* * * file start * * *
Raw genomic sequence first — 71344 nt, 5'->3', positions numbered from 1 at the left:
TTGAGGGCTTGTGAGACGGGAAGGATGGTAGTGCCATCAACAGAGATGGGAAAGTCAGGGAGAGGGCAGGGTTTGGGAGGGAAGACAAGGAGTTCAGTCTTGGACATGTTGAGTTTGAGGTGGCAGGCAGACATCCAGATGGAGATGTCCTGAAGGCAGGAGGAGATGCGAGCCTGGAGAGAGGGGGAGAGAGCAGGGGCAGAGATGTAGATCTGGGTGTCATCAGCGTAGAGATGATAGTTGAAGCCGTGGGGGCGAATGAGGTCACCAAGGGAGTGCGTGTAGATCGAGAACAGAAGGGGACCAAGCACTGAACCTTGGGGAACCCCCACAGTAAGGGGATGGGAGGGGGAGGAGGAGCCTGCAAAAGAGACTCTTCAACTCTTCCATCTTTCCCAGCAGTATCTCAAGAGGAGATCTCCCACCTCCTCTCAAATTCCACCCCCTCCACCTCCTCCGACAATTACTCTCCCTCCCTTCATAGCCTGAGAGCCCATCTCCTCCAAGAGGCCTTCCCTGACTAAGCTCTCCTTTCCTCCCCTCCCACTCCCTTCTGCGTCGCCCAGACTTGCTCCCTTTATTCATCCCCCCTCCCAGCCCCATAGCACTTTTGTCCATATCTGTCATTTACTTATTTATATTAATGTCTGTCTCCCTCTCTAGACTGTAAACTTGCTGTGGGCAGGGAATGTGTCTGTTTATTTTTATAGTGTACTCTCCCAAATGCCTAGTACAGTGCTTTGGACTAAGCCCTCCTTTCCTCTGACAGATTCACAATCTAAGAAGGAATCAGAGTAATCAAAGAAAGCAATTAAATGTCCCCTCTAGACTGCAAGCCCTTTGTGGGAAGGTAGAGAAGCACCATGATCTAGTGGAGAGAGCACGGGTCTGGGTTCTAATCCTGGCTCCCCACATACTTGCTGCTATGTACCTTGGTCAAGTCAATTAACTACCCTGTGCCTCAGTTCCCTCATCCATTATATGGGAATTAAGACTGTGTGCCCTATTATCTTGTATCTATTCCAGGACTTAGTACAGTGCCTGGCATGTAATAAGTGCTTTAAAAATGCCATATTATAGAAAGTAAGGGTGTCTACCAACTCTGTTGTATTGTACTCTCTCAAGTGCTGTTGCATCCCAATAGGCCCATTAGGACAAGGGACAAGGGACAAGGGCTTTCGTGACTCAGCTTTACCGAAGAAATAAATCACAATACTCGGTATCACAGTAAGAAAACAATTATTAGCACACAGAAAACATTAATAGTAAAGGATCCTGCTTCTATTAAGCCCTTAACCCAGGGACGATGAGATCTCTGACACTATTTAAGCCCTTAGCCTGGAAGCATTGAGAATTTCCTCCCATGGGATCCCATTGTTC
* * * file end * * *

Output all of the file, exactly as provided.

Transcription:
Raw genomic sequence first — 71344 nt, 5'->3', positions numbered from 1 at the left:
TTGAGGGCTTGTGAGACGGGAAGGATGGTAGTGCCATCAACAGAGATGGGAAAGTCAGGGAGAGGGCAGGGTTTGGGAGGGAAGACAAGGAGTTCAGTCTTGGACATGTTGAGTTTGAGGTGGCAGGCAGACATCCAGATGGAGATGTCCTGAAGGCAGGAGGAGATGCGAGCCTGGAGAGAGGGGGAGAGAGCAGGGGCAGAGATGTAGATCTGGGTGTCATCAGCGTAGAGATGATAGTTGAAGCCGTGGGGGCGAATGAGGTCACCAAGGGAGTGCGTGTAGATCGAGAACAGAAGGGGACCAAGCACTGAACCTTGGGGAACCCCCACAGTAAGGGGATGGGAGGGGGAGGAGGAGCCTGCAAAAGAGACTCTTCAACTCTTCCATCTTTCCCAGCAGTATCTCAAGAGGAGATCTCCCACCTCCTCTCAAATTCCACCCCCTCCACCTCCTCCGACAATTACTCTCCCTCCCTTCATAGCCTGAGAGCCCATCTCCTCCAAGAGGCCTTCCCTGACTAAGCTCTCCTTTCCTCCCCTCCCACTCCCTTCTGCGTCGCCCAGACTTGCTCCCTTTATTCATCCCCCCTCCCAGCCCCATAGCACTTTTGTCCATATCTGTCATTTACTTATTTATATTAATGTCTGTCTCCCTCTCTAGACTGTAAACTTGCTGTGGGCAGGGAATGTGTCTGTTTATTTTTATAGTGTACTCTCCCAAATGCCTAGTACAGTGCTTTGGACTAAGCCCTCCTTTCCTCTGACAGATTCACAATCTAAGAAGGAATCAGAGTAATCAAAGAAAGCAATTAAATGTCCCCTCTAGACTGCAAGCCCTTTGTGGGAAGGTAGAGAAGCACCATGATCTAGTGGAGAGAGCACGGGTCTGGGTTCTAATCCTGGCTCCCCACATACTTGCTGCTATGTACCTTGGTCAAGTCAATTAACTACCCTGTGCCTCAGTTCCCTCATCCATTATATGGGAATTAAGACTGTGTGCCCTATTATCTTGTATCTATTCCAGGACTTAGTACAGTGCCTGGCATGTAATAAGTGCTTTAAAAATGCCATATTATAGAAAGTAAGGGTGTCTACCAACTCTGTTGTATTGTACTCTCTCAAGTGCTGTTGCATCCCAATAGGCCCATTAGGACAAGGGACAAGGGACAAGGGCTTTCGTGACTCAGCTTTACCGAAGAAATAAATCACAATACTCGGTATCACAGTAAGAAAACAATTATTAGCACACAGAAAACATTAATAGTAAAGGATCCTGCTTCTATTAAGCCCTTAACCCAGGGACGATGAGATCTCTGACACTATTTAAGCCCTTAGCCTGGAAGCATTGAGAATTTCCTCCCATGGGATCCCATTGTTC